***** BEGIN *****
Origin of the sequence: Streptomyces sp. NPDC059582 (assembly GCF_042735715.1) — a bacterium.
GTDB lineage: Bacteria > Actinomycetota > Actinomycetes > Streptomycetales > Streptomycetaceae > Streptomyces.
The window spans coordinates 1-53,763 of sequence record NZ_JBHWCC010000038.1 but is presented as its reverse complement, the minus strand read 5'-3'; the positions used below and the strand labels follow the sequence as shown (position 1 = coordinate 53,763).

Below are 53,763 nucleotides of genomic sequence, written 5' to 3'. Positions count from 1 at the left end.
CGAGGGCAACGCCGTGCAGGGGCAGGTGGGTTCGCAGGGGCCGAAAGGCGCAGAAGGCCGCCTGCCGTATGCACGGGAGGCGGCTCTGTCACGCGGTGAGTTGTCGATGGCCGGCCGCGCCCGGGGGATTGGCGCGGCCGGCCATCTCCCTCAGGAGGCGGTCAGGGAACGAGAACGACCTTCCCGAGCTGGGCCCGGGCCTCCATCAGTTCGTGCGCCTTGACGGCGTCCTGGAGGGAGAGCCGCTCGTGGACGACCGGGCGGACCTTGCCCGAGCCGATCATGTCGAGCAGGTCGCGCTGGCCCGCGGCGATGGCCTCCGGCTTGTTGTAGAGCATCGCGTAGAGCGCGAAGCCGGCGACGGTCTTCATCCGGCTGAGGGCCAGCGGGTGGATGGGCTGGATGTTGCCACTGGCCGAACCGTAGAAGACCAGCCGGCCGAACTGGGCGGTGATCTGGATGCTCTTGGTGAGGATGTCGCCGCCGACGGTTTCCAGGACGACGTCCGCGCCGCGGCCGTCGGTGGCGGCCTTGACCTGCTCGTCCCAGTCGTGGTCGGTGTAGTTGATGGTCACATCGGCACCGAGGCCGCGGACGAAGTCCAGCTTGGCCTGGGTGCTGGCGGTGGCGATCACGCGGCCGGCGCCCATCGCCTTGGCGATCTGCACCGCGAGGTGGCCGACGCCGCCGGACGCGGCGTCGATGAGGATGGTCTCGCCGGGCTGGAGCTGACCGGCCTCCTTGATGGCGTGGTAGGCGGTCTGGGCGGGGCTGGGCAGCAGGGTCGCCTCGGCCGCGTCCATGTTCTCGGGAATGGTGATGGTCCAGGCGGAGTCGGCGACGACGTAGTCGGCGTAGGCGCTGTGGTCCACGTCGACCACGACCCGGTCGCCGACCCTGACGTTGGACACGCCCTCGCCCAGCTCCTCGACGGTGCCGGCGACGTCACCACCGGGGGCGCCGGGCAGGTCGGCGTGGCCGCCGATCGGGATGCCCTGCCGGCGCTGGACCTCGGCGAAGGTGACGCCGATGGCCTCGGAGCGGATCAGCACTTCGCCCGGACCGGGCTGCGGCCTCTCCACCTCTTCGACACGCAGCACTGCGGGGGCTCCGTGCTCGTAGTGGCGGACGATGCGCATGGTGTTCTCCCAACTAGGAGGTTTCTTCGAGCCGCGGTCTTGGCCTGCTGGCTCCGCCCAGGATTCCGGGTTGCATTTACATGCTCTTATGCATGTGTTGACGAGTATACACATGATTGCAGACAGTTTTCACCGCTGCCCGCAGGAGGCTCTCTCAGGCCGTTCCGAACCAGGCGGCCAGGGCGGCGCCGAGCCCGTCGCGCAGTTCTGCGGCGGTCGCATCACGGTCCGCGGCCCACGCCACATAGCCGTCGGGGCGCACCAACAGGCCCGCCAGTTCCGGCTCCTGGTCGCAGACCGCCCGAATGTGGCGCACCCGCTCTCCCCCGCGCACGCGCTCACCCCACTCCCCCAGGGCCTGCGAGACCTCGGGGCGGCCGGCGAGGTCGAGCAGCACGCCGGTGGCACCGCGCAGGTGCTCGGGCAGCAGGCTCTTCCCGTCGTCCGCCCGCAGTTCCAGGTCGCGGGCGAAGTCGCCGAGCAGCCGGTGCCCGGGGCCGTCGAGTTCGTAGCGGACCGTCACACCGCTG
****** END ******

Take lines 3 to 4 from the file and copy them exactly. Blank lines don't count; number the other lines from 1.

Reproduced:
The window spans coordinates 1-53,763 of sequence record NZ_JBHWCC010000038.1 but is presented as its reverse complement, the minus strand read 5'-3'; the positions used below and the strand labels follow the sequence as shown (position 1 = coordinate 53,763).

Below are 53,763 nucleotides of genomic sequence, written 5' to 3'. Positions count from 1 at the left end.